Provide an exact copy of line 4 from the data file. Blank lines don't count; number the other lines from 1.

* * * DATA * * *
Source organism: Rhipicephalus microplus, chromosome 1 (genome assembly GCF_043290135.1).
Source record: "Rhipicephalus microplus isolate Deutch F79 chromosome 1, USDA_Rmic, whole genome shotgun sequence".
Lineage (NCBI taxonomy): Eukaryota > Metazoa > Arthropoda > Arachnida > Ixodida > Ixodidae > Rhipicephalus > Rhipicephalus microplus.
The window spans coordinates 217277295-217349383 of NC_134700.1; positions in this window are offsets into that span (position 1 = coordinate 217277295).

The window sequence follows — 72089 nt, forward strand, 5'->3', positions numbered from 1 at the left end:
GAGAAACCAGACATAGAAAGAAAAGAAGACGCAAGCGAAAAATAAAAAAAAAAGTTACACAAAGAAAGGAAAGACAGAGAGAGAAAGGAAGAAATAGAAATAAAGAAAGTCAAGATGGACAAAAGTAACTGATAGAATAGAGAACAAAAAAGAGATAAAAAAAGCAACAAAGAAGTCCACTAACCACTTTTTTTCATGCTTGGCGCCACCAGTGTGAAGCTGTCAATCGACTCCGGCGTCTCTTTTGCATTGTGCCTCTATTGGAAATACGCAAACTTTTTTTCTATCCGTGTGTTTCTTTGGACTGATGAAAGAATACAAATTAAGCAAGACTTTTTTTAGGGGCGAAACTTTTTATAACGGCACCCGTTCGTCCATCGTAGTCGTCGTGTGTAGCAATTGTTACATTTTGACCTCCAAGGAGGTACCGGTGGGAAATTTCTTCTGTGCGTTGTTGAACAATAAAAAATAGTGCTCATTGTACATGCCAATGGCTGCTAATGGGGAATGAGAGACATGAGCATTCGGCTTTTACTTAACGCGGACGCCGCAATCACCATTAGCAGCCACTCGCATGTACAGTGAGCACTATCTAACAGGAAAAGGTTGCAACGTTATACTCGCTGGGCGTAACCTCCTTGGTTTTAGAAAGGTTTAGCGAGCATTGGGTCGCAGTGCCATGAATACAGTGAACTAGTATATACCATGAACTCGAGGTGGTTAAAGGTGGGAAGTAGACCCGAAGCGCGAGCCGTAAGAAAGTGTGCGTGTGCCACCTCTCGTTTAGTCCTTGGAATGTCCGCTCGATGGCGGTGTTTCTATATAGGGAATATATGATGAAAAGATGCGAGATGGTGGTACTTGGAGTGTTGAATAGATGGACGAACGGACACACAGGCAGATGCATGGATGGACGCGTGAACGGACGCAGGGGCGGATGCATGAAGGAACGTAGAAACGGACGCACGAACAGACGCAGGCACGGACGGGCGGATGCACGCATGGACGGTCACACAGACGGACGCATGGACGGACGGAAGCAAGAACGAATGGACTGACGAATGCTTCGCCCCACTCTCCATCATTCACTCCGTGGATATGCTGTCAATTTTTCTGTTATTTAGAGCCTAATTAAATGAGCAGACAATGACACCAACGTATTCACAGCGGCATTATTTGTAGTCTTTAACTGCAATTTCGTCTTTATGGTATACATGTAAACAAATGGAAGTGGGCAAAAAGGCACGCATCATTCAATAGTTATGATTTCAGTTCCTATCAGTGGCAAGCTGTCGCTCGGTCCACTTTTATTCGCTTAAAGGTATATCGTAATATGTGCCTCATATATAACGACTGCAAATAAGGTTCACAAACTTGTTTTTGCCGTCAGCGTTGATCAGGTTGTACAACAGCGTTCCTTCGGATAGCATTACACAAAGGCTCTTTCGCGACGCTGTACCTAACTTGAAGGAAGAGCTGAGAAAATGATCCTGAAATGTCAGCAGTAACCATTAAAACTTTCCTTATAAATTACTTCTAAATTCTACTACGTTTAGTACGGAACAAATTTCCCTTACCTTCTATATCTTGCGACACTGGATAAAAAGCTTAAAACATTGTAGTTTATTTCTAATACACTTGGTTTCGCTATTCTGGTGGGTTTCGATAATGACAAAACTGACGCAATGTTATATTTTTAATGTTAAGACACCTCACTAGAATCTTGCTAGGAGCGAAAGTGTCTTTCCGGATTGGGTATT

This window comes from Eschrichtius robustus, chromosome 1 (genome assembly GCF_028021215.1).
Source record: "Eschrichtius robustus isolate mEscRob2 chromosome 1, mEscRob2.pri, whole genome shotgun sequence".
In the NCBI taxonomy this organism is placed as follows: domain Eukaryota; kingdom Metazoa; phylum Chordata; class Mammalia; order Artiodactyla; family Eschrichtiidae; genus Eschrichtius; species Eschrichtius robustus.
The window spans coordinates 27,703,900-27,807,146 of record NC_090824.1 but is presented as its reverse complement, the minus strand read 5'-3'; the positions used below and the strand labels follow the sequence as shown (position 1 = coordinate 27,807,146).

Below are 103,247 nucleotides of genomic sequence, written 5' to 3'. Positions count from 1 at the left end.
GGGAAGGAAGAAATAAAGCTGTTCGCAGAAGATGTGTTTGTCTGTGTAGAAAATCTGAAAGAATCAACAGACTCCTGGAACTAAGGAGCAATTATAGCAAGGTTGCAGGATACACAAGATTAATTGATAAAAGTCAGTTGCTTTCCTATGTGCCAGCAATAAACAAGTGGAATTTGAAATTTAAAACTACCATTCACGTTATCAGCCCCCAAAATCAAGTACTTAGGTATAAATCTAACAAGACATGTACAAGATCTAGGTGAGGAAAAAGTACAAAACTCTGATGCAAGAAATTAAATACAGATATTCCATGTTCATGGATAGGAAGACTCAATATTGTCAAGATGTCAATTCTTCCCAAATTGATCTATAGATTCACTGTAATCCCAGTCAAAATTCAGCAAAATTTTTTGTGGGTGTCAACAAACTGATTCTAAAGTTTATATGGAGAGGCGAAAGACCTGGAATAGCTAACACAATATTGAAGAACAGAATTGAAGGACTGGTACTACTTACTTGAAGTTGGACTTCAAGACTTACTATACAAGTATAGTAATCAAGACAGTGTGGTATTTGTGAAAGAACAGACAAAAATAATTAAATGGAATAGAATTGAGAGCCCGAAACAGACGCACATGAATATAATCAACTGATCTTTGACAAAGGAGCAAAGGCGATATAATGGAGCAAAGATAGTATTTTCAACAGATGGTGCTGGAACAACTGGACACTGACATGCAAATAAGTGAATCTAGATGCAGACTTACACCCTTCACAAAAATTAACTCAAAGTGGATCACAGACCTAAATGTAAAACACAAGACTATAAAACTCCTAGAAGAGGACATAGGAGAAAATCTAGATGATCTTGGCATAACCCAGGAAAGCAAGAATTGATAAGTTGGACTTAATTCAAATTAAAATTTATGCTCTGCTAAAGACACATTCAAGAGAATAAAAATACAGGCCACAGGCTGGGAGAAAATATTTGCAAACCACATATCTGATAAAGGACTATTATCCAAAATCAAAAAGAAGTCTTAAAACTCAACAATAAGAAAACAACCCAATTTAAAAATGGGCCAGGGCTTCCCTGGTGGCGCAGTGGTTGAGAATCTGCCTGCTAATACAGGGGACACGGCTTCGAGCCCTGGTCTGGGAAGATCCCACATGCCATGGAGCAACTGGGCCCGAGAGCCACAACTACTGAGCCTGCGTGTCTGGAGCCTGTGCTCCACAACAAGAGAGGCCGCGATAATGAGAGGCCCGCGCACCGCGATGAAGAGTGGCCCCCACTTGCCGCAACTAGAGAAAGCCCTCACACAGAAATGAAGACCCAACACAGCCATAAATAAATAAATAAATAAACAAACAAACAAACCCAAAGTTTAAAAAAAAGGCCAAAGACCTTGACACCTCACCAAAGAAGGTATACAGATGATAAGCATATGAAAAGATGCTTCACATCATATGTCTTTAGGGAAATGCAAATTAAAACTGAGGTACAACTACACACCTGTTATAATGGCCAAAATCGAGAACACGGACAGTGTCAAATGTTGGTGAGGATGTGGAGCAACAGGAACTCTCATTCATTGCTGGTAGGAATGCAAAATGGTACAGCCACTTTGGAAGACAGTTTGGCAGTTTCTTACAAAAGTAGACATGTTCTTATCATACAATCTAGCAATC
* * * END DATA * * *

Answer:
The window spans coordinates 217277295-217349383 of NC_134700.1; positions in this window are offsets into that span (position 1 = coordinate 217277295).